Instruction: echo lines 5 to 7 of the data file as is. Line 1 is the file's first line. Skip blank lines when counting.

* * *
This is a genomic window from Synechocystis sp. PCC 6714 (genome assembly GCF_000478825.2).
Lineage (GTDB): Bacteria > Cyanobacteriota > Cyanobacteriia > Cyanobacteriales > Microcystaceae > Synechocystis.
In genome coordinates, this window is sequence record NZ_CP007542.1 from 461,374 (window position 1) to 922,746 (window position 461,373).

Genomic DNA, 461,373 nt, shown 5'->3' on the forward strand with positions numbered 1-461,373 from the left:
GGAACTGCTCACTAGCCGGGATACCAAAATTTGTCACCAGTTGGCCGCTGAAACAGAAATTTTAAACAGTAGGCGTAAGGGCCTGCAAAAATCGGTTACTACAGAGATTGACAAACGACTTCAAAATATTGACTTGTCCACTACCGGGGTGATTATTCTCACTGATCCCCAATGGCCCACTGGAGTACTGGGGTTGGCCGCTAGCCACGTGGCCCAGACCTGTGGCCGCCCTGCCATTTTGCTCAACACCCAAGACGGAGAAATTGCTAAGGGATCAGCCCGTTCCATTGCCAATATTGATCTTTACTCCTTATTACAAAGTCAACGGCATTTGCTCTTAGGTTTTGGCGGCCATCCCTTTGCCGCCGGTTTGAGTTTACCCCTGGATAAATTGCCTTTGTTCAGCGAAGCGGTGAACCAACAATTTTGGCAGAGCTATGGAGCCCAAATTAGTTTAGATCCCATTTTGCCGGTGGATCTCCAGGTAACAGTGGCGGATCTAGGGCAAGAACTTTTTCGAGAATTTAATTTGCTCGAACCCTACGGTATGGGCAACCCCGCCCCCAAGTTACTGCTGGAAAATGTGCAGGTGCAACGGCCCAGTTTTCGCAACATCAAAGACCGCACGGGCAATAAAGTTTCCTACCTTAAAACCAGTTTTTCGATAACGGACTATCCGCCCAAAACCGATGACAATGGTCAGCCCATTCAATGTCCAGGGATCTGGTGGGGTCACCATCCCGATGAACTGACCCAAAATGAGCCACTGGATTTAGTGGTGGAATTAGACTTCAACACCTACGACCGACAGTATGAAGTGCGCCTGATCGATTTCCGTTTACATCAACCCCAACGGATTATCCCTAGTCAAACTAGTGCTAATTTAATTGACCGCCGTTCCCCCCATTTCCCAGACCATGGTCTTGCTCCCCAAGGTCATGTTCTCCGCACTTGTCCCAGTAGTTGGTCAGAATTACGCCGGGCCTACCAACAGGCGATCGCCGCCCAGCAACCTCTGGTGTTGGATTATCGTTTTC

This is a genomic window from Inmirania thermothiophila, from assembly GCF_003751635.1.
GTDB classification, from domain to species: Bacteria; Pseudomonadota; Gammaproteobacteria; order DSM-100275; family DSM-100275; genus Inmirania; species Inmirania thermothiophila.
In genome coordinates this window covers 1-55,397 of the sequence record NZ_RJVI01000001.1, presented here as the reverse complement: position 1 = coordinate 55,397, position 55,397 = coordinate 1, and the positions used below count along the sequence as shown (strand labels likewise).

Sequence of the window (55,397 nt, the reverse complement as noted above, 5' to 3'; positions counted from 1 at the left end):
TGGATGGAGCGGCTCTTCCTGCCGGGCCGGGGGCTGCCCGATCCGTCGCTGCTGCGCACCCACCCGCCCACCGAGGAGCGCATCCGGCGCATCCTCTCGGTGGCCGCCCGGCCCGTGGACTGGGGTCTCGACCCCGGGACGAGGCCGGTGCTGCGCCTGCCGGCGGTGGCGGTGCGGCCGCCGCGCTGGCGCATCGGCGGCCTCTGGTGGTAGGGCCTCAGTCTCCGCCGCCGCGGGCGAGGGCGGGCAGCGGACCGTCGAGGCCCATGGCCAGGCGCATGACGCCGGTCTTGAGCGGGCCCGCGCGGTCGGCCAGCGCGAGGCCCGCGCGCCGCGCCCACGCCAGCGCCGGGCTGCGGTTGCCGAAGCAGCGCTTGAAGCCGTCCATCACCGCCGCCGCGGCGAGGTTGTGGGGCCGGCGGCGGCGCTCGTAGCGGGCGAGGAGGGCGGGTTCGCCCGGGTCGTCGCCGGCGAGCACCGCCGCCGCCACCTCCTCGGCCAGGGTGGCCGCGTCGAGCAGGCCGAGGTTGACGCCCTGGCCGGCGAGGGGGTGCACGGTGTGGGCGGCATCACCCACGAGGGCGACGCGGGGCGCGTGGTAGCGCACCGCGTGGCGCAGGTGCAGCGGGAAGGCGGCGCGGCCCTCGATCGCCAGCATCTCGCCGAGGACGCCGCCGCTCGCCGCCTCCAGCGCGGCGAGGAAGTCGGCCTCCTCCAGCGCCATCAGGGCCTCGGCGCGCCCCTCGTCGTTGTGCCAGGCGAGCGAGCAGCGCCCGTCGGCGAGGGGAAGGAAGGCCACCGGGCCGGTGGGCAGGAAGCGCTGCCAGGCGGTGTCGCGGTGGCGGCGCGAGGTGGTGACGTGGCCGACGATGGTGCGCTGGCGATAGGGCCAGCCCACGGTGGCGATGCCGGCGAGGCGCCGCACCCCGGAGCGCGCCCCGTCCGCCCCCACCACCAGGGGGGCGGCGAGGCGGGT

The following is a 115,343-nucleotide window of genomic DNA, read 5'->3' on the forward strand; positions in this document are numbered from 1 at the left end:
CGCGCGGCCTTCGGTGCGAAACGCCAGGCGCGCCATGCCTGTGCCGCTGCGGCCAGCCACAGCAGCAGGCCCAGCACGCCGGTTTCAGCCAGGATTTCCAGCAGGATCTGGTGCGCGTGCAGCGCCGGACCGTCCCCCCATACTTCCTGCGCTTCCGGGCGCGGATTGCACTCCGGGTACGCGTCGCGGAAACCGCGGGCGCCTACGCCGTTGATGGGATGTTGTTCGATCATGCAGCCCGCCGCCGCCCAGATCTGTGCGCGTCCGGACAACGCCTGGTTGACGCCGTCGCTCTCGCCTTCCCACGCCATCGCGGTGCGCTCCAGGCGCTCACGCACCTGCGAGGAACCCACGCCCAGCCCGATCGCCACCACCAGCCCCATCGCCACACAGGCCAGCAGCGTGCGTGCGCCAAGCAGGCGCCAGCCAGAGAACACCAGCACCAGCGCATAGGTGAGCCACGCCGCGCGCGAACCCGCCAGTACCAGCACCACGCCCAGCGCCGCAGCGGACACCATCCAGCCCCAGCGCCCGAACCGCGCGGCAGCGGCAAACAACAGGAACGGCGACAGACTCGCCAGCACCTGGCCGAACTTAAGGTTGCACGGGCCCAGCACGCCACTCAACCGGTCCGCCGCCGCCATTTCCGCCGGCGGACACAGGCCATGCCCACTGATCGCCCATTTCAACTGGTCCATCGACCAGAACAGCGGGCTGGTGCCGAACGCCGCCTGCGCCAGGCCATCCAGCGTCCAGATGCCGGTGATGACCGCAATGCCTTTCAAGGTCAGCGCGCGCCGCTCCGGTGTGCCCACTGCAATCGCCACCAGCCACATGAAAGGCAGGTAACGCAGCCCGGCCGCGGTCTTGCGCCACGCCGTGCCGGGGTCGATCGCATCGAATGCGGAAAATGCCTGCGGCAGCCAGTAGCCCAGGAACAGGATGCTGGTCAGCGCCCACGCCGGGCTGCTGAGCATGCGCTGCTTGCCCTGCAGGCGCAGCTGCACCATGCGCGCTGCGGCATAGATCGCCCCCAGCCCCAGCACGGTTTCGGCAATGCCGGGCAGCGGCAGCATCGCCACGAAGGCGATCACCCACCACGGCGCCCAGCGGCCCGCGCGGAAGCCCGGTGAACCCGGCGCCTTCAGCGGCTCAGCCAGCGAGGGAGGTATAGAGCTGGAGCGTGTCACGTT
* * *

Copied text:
GGAACTGCTCACTAGCCGGGATACCAAAATTTGTCACCAGTTGGCCGCTGAAACAGAAATTTTAAACAGTAGGCGTAAGGGCCTGCAAAAATCGGTTACTACAGAGATTGACAAACGACTTCAAAATATTGACTTGTCCACTACCGGGGTGATTATTCTCACTGATCCCCAATGGCCCACTGGAGTACTGGGGTTGGCCGCTAGCCACGTGGCCCAGACCTGTGGCCGCCCTGCCATTTTGCTCAACACCCAAGACGGAGAAATTGCTAAGGGATCAGCCCGTTCCATTGCCAATATTGATCTTTACTCCTTATTACAAAGTCAACGGCATTTGCTCTTAGGTTTTGGCGGCCATCCCTTTGCCGCCGGTTTGAGTTTACCCCTGGATAAATTGCCTTTGTTCAGCGAAGCGGTGAACCAACAATTTTGGCAGAGCTATGGAGCCCAAATTAGTTTAGATCCCATTTTGCCGGTGGATCTCCAGGTAACAGTGGCGGATCTAGGGCAAGAACTTTTTCGAGAATTTAATTTGCTCGAACCCTACGGTATGGGCAACCCCGCCCCCAAGTTACTGCTGGAAAATGTGCAGGTGCAACGGCCCAGTTTTCGCAACATCAAAGACCGCACGGGCAATAAAGTTTCCTACCTTAAAACCAGTTTTTCGATAACGGACTATCCGCCCAAAACCGATGACAATGGTCAGCCCATTCAATGTCCAGGGATCTGGTGGGGTCACCATCCCGATGAACTGACCCAAAATGAGCCACTGGATTTAGTGGTGGAATTAGACTTCAACACCTACGACCGACAGTATGAAGTGCGCCTGATCGATTTCCGTTTACATCAACCCCAACGGATTATCCCTAGTCAAACTAGTGCTAATTTAATTGACCGCCGTTCCCCCCATTTCCCAGACCATGGTCTTGCTCCCCAAGGTCATGTTCTCCGCACTTGTCCCAGTAGTTGGTCAGAATTACGCCGGGCCTACCAACAGGCGATCGCCGCCCAGCAACCTCTGGTGTTGGATTATCGTTTTC

This is a genomic window from Inmirania thermothiophila, from assembly GCF_003751635.1.
GTDB classification, from domain to species: Bacteria; Pseudomonadota; Gammaproteobacteria; order DSM-100275; family DSM-100275; genus Inmirania; species Inmirania thermothiophila.